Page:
Be prepared to Create a “sick room”:
People can get hurt, catch colds, and get fevers. You can’t just run out to the store easily when there is a pandemic going on. You have to have all of the supplies you need ready.
Make sure you have the common painkillers and prescription meds, etc. See My Complete Guide to a No-Side-Effect Medicine Cabinet.. And see “sanitation” above.
Bug Out Bag
To make my husband a BOB for Christmas, for final ideas I went to the Sensible Prepper. See his list below:
Bug Out Bag Contents: Total Cost (approx. may change) $313.76 plus tax
- Morph 26 Back Pack $18.97
- Leather Gloves $9.56
- 550 Paracord $5.97
- Maglite Flashlight $22.32
- Energizer Headlamp $19.97
- Duracell AA Batteries $6.18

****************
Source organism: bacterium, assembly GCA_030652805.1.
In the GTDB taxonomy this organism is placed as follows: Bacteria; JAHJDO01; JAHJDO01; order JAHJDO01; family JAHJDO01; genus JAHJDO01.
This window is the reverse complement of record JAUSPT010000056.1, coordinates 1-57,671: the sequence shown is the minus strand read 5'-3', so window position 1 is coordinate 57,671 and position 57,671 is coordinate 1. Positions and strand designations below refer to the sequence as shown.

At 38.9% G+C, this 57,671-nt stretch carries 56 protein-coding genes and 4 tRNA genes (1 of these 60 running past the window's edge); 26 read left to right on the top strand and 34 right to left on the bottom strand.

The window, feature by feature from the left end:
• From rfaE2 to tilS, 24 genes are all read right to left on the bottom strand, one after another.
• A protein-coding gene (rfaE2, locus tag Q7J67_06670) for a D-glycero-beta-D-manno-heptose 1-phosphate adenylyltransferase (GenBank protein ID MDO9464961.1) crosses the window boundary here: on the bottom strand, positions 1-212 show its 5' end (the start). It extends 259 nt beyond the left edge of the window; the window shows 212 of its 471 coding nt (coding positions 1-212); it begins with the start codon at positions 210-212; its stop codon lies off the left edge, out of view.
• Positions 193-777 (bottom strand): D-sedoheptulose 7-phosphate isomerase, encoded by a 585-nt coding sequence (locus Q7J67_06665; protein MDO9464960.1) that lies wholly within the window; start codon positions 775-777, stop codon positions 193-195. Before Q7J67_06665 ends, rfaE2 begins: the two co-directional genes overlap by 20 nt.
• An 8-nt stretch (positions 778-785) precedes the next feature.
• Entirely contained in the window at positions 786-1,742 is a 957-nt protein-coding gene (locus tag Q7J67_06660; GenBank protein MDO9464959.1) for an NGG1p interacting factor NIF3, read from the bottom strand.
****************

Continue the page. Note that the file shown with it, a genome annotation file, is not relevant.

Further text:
- Water Bladder $9.97
- Arctic Watch Cap $5.00
- Waxed Cotton Ball Cap $7.47
- Bear Grylls Basic Survival Kit $19.97
- First Aid Kit $15.88
- Survival Reflective Tent $8.74
- SS Thermos $18.67
- Cotton Balls 200pk $1.88
- Petroleum Jelly $.97
- Survival Food Bars $4.97
- 4- 1 Whistle $3.97
- Gorilla Tape $5.97
- Coleman Bio-Wipes $3.97
- Dust mask $.97
- Dickies Work Socks $8.77
- Sawyer Mini Water filter $19.97
- Safety Glasses $5.97
- Suspension Multi- Tool $26.84
- Tealight Candles 50ct $2.33
- Stanley Wonder Bar Tool $8.97
- Gerber Prodigy Fixed Blade Knife $49.97
We personally have not done every last thing listed to be prepared, but I have expanded this post to stimulate thinking on what you may need!
Be safe and be blessed!
Are there any things you want to add in the comments?
We can thrash around for answers about what to do, but our God can direct us in a way we never could by ourselves.
“An ounce of prevention is worth a pound of cure.”
“In the world you will have tribulation. But take heart; I have overcome the world.”
~Jesus speaking in John 16:33
“So do not fear, for I am with you; do not be dismayed, for I am your God. I will strengthen you and help you; I will uphold you with my righteous right hand.”